Yili has said it wants to be carbon neutral by 2050. The Chinese dairy giant has set interim targets for 2030 and 2040 to establish key milestones on this path.
In 2010, it first established a ‘carbon inventory team’ to carry out carbon inventory in accordance with international standards. By 2030, this system will cover all suppliers in the company’s supply chain. Energy efficiency will ‘increase substantially’ within its own operations by this time. And, by 2040, Yili aims to have achieved ‘remarkable results’ towards a ‘green transformation’ across its ‘entire industrial chain’.
Asia’s largest dairy group said it is also driving ‘upstream and downstream partners’ to ‘jointly promote carbon reduction in the entire value chain’. The company set up the Yili Group Net-Zero Carbon Alliance with 43 of its global strategic partners. Yili recognized Tetra Pak, FrieslandCampina, Chr. Hansen, Roquette, and four other suppliers as Low Carbon Pioneers in Yili’s Global Supply Chain.
As a nation, China has committed to reaching peak carbon by 2030 and carbon neutrality by 2060.
Many pundits have observed the country's ambitious carbon agenda is informed by the dual motivation of avoiding the most devastating consequences of climate change while capitalising on the immense economic opportunities and geopolitical advantages of a low carbon transition. A spate of recent investment and product launches would suggest that Yili, the nation's largest dairy processor, recognises the advantages that a green transition can afford to players in the Chinese FMCG space.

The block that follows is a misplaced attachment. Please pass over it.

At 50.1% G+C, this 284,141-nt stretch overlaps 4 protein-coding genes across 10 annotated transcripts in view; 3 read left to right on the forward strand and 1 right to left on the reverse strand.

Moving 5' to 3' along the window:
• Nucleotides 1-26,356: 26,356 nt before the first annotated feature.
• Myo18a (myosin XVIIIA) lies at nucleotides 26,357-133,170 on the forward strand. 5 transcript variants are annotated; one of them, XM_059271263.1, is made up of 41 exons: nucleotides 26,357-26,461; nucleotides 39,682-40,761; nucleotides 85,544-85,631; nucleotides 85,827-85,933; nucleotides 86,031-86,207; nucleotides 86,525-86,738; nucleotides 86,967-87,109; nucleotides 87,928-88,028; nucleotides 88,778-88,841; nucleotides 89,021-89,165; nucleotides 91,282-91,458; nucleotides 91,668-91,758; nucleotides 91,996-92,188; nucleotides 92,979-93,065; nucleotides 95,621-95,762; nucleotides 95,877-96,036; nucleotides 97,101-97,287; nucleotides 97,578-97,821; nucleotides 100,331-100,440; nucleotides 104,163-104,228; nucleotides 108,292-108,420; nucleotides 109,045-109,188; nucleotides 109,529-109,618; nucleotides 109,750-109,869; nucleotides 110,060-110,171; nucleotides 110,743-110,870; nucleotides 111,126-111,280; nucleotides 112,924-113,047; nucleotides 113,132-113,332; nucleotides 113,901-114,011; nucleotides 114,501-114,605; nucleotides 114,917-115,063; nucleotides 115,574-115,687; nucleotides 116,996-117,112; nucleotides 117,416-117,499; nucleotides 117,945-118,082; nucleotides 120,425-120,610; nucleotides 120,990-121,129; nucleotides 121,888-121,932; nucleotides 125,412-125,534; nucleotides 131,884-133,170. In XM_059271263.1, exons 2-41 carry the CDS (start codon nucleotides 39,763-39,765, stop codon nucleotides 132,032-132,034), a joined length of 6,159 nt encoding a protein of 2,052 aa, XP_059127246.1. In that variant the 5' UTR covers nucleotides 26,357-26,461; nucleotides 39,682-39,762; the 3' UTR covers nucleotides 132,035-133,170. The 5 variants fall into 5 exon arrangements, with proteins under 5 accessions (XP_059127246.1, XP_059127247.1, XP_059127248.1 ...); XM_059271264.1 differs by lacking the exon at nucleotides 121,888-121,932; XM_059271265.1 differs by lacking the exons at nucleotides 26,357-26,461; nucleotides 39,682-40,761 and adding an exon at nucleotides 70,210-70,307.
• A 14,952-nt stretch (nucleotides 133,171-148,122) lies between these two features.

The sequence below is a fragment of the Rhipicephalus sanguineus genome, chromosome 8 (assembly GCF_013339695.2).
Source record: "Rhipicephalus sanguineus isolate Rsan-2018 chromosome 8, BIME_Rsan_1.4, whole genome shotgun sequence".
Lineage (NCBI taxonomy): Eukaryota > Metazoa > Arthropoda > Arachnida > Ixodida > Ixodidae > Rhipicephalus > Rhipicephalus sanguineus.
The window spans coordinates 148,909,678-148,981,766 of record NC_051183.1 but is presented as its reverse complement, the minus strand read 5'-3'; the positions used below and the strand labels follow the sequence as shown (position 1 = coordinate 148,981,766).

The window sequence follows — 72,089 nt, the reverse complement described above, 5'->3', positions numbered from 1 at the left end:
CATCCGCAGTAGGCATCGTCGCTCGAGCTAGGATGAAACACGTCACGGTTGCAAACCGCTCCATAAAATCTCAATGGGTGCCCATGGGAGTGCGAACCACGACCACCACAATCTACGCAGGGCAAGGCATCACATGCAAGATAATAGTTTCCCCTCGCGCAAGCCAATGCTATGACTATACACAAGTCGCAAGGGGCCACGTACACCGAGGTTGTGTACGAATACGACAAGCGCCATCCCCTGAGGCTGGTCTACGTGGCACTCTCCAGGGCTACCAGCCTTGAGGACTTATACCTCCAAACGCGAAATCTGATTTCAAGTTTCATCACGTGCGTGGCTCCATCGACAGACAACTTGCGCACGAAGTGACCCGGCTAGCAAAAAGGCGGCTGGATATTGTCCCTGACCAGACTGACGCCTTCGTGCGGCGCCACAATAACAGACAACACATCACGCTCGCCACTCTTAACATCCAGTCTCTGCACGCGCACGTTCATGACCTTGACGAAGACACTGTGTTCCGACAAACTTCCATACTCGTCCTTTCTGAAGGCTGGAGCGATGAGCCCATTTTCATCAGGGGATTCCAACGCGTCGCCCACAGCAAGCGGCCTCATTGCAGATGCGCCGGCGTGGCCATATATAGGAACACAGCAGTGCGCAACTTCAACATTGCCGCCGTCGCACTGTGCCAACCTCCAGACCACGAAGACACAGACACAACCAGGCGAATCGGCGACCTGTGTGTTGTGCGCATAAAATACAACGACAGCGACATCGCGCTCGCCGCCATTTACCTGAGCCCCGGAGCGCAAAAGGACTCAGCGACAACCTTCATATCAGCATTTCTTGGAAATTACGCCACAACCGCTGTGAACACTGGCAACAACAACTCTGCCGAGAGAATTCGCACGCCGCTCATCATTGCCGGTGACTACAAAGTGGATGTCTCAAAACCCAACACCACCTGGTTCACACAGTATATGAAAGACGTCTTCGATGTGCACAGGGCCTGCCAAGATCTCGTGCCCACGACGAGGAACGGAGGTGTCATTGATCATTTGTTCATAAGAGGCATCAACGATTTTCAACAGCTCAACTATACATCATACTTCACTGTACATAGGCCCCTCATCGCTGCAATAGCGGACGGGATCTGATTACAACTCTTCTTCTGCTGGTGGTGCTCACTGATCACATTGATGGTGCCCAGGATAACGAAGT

“Based on the general trend of sustainable environmental protection under the guidance of national policies, Yili actively responded and continued to promote the reduction of carbon emissions in the entire industrial chain, taking carbon neutrality as an important starting point for technological innovation and green development enterprises,” the dairy behemoth said in a statement.
Innovating with ‘zero carbon’ products
To support its low carbon agenda, Yili is investing in infrastructure and product innovation.
In 2021, the group started construction of China’s first ‘zero carbon’ food production facility. The company says it now operates two additional ‘zero carbon factories’ producing milk powder.
Efforts to tackle the emissions of its dairy products are also feeding through into product development. Yili was the first Chinese dairy group to begin marketing zero carbon milk, which debuted at the 2022 Boao Forum for Asia Annual Conference.
Following the domestic launch of carbon neutral milk, Yili’s organic Jindian brand has continued to focus innovation efforts on creating more sustainable dairy products. In particular, the business has developed increasingly sustainable product formats. It has developed plant-based caps, uses packaging that has removed the aluminium foil protective layer and – this month – the group introduced its first ‘no printing’, ‘ink-free’ packs.
Instead of using ink, necessary labelling information is laser-printed onto the FTC-certified packages that also leverage recycled material and lower impact raw materials such as sugar cane.
In recent months, the company has also launched what it describes as China’s first carbon neutral yogurt under its premium Changqing brand.
Changqing ‘has sustainable development written in its genes’, Yili said as it announced the new line.
The Changqing Protein Time product received carbon neutral certification following lifecycle analysis from international inspection and certification group Bureau Veritas. This was achieved thanks to efforts to tackle air pollution and a focus on energy use in its factories and pastures, where the company purchases green electricity and promotes distributed photovoltaic power generation.
“It is precisely because of the continuous innovation in low-carbon environmental protection and the promotion of the construction and improvement of the ‘green industrial chain’ that Changqing has been able to lead the industry,” Yili said.
The launch of the country’s first carbon neutral yogurt brings China’s low-carbon environmental protection to ‘a higher level’ and points to the development of what Yili said is a ‘new trend’ – ‘low-carbon consumption’.